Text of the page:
Phipps Conservatory’s master gardener, Dave Buresch, talks about orchids as one would a lover. He speaks in complex soliloquies about their personalities, delicate beauty and the specific but simple ways to care for them. To make an orchid bloom is an art; to allow one to die is not simply stupid, but a sin, he said.
The room Buresch is in, the temporary home of more than 100 orchids, is curated and maintained with the help of the Orchid Society of Western Pennsylvania. Surrounded by the seductive plants and facing a small group of collectors on the opening weekend of Phipps’ orchid show, which runs until March 9, Buresch gave a lecture on the trickery involved in orchid reproduction and pollination.
The orchid’s beauty is elusive, both because it’s transient — in bloom for only two to three months — and because it’s difficult to characterize. The exhibit was undeniably stunning. The room was almost radiating with the saturation of color from gradations as subtle as white speckled with yellow and as bold as deep purple crawling with wisps of gold. But the flowers themselves were odd.
There was one orchid in particular at the exhibit that was at the crux of this unease, which began to creep up my spine — it was almost, excuse my blaspheming, ugly. It was a large Paphiopedilum, or “slipper,” orchid, which is many collectors’ favorite kind, according to Norma Raiff, president of the Orchid Society.
The large petal at the top of the flower was a deep, dull brown that dimmed into white at the furled edges. The sides were a reddish orange, and its edges looked like they were produced by the blade of a scissor in an almost successful attempt to produce curls. In the center, there was the hanging “slipper,” which looked less like a shoe than a gaping mouth with jowls, waxy and salivating. It was repulsively animate-looking, and I stared at it, not because I was ensnared, but because I was looking for the hidden detail of beauty that I was missing.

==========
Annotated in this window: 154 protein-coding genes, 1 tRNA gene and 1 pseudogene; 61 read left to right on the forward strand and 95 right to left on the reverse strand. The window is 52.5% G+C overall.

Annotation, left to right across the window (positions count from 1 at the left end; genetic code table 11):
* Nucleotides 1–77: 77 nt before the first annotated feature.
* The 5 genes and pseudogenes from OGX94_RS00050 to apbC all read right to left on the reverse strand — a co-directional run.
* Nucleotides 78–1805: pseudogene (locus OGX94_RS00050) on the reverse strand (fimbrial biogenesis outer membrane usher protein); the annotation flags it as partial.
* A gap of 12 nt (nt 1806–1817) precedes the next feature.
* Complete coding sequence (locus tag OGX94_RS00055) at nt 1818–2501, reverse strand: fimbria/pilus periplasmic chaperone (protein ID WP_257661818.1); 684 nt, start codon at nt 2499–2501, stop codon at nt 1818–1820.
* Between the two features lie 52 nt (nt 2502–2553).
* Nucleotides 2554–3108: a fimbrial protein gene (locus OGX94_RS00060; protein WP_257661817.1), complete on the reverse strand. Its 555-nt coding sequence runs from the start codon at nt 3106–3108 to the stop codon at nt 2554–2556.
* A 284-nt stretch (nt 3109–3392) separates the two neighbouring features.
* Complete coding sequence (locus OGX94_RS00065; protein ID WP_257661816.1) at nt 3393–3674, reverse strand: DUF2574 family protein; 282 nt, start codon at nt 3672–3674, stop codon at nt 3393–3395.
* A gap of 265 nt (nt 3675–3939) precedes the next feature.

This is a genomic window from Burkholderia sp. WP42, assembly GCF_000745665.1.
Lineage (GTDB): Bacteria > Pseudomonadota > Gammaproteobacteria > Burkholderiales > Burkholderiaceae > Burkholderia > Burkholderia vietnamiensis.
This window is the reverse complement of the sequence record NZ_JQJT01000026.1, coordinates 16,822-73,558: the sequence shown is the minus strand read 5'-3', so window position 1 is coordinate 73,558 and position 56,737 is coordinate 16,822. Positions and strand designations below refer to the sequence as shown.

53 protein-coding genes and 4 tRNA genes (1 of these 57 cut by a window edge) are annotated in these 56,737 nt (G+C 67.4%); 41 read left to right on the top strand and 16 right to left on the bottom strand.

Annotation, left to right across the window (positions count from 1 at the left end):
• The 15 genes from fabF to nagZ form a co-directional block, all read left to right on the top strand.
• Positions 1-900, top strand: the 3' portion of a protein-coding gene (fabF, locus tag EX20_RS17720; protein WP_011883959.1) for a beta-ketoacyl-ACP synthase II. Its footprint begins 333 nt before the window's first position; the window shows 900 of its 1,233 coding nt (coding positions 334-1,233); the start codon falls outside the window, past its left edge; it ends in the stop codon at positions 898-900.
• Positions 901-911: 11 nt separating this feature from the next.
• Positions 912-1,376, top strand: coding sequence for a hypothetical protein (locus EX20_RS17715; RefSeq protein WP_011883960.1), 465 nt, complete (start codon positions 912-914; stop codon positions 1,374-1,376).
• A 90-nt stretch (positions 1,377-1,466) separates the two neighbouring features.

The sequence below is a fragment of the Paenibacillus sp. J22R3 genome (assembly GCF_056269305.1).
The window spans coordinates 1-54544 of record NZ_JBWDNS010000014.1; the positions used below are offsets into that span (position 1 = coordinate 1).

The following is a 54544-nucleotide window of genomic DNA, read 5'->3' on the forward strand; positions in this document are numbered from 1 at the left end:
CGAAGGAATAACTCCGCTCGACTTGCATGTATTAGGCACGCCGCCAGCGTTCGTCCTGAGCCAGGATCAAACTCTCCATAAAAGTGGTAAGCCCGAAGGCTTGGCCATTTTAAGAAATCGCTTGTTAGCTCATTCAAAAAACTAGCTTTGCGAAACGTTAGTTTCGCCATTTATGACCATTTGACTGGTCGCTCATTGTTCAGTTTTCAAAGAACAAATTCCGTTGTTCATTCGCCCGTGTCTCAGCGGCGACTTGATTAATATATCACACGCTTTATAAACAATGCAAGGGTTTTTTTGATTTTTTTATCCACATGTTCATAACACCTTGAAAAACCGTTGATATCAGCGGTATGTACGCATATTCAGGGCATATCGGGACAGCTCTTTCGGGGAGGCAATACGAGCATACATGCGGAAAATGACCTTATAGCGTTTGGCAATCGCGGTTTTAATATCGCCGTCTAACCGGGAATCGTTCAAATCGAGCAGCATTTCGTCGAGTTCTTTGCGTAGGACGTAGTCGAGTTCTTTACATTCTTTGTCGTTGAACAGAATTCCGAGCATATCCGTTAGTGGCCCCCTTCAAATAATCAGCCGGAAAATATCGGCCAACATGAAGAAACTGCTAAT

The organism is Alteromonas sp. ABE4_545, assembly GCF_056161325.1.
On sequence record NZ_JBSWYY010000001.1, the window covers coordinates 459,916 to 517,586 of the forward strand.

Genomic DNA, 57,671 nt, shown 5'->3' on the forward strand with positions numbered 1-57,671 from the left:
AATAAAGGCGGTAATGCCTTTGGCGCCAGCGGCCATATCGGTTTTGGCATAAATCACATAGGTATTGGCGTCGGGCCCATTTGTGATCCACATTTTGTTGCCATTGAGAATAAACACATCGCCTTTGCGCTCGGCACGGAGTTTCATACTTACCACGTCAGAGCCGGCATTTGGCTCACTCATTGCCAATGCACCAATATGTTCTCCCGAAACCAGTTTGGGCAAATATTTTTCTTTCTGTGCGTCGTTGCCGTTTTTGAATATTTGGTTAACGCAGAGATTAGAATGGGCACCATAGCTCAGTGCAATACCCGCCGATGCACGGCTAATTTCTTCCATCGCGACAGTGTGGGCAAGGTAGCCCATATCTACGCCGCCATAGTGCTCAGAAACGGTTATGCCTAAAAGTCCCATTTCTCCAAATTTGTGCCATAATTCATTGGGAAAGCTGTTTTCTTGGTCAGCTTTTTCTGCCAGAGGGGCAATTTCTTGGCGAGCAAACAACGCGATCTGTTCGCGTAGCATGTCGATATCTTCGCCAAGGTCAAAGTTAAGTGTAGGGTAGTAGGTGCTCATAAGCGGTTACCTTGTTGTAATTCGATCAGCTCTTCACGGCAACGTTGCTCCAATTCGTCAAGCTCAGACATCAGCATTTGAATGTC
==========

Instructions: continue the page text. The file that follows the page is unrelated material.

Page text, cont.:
But in perfect juxtaposition to that ugly orange orchid was a group of simple white Phalaenopsis orchids. They looked like moths with two beautiful white wings, thick and soft enough to be felt — their bodies accentuated by a small dip of the purest yellow that resembled the stroke of a painter’s brush. That orchid shed a small light on the beauty that makes people like Buresch love these flowers with such deep passion.
He offered another reason for his love of orchids. According to Buresch, in the 18th century, kings and princes were the only ones who could afford orchids and would send their servants to retrieve them. The flowers were transported from continent to continent in the holds of ships and would die from light deprivation. So now, when they’re cheap and easy to care for, it makes us feel like we’ve conquered beauty. We can manufacture and manipulate this exotic and hidden secret of nature.
There’s a part of me, though, that thinks it’s perhaps not the exotic but rather the erotic that attracts people to orchids. The ancient Greek root of the word literally translates to “testicle,” and the flowers are called things such as “Lovely Ladies,” “Desert Dream” and “Tying Shin Cupid.” The orchid is notorious for its trickery in seducing bees, wasps and even birds to fertilize it.
Some species will exude the odor of a female bee in order to attract male bees and have them attempt to copulate with the flowers, guaranteeing pollen exportation. How can a flower that acts as nothing less than a temptress not fascinate us?
As Buresch warned, the bloom of an orchid is, for whatever reason, tantalizing. “Lord help you,” he said. “Orchids are the most addictive flower in the world. When you see it, you’re going to want more.”